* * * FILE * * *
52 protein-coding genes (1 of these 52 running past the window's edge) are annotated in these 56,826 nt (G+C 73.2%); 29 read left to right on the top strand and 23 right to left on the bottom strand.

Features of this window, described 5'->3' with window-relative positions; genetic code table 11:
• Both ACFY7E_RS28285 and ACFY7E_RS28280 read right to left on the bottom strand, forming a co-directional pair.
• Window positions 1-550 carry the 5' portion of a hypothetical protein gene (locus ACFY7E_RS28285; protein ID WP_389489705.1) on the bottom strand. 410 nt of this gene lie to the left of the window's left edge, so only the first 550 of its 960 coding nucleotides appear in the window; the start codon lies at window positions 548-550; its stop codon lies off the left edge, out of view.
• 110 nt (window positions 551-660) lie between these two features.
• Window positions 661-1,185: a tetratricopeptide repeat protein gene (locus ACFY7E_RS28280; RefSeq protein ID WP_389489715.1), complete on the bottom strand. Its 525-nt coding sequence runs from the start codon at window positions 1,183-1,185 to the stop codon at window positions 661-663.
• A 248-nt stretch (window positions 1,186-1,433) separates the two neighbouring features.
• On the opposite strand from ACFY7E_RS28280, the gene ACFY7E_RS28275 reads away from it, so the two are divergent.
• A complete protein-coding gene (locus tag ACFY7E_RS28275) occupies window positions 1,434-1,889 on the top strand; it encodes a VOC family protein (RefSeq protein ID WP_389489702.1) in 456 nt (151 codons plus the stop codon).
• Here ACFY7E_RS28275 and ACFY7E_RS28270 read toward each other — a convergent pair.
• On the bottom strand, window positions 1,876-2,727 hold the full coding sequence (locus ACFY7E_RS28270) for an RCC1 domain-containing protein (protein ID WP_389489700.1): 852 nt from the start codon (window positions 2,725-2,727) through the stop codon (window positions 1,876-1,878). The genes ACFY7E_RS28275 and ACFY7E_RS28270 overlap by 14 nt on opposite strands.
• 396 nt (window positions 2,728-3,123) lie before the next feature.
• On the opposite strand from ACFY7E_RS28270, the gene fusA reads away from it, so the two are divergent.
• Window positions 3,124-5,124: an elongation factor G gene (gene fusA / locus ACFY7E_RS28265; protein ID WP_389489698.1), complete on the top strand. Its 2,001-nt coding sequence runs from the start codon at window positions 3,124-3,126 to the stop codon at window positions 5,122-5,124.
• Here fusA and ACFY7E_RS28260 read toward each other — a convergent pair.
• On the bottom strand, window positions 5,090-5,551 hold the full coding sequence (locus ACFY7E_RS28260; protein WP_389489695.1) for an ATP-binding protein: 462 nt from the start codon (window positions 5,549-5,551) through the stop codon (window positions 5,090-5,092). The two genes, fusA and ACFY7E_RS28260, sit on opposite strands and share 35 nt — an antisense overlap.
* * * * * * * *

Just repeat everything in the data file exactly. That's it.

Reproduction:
52 protein-coding genes (1 of these 52 running past the window's edge) are annotated in these 56,826 nt (G+C 73.2%); 29 read left to right on the top strand and 23 right to left on the bottom strand.

Features of this window, described 5'->3' with window-relative positions; genetic code table 11:
• Both ACFY7E_RS28285 and ACFY7E_RS28280 read right to left on the bottom strand, forming a co-directional pair.
• Window positions 1-550 carry the 5' portion of a hypothetical protein gene (locus ACFY7E_RS28285; protein ID WP_389489705.1) on the bottom strand. 410 nt of this gene lie to the left of the window's left edge, so only the first 550 of its 960 coding nucleotides appear in the window; the start codon lies at window positions 548-550; its stop codon lies off the left edge, out of view.
• 110 nt (window positions 551-660) lie between these two features.
• Window positions 661-1,185: a tetratricopeptide repeat protein gene (locus ACFY7E_RS28280; RefSeq protein ID WP_389489715.1), complete on the bottom strand. Its 525-nt coding sequence runs from the start codon at window positions 1,183-1,185 to the stop codon at window positions 661-663.
• A 248-nt stretch (window positions 1,186-1,433) separates the two neighbouring features.
• On the opposite strand from ACFY7E_RS28280, the gene ACFY7E_RS28275 reads away from it, so the two are divergent.
• A complete protein-coding gene (locus tag ACFY7E_RS28275) occupies window positions 1,434-1,889 on the top strand; it encodes a VOC family protein (RefSeq protein ID WP_389489702.1) in 456 nt (151 codons plus the stop codon).
• Here ACFY7E_RS28275 and ACFY7E_RS28270 read toward each other — a convergent pair.
• On the bottom strand, window positions 1,876-2,727 hold the full coding sequence (locus ACFY7E_RS28270) for an RCC1 domain-containing protein (protein ID WP_389489700.1): 852 nt from the start codon (window positions 2,725-2,727) through the stop codon (window positions 1,876-1,878). The genes ACFY7E_RS28275 and ACFY7E_RS28270 overlap by 14 nt on opposite strands.
• 396 nt (window positions 2,728-3,123) lie before the next feature.
• On the opposite strand from ACFY7E_RS28270, the gene fusA reads away from it, so the two are divergent.
• Window positions 3,124-5,124: an elongation factor G gene (gene fusA / locus ACFY7E_RS28265; protein ID WP_389489698.1), complete on the top strand. Its 2,001-nt coding sequence runs from the start codon at window positions 3,124-3,126 to the stop codon at window positions 5,122-5,124.
• Here fusA and ACFY7E_RS28260 read toward each other — a convergent pair.
• On the bottom strand, window positions 5,090-5,551 hold the full coding sequence (locus ACFY7E_RS28260; protein WP_389489695.1) for an ATP-binding protein: 462 nt from the start codon (window positions 5,549-5,551) through the stop codon (window positions 5,090-5,092). The two genes, fusA and ACFY7E_RS28260, sit on opposite strands and share 35 nt — an antisense overlap.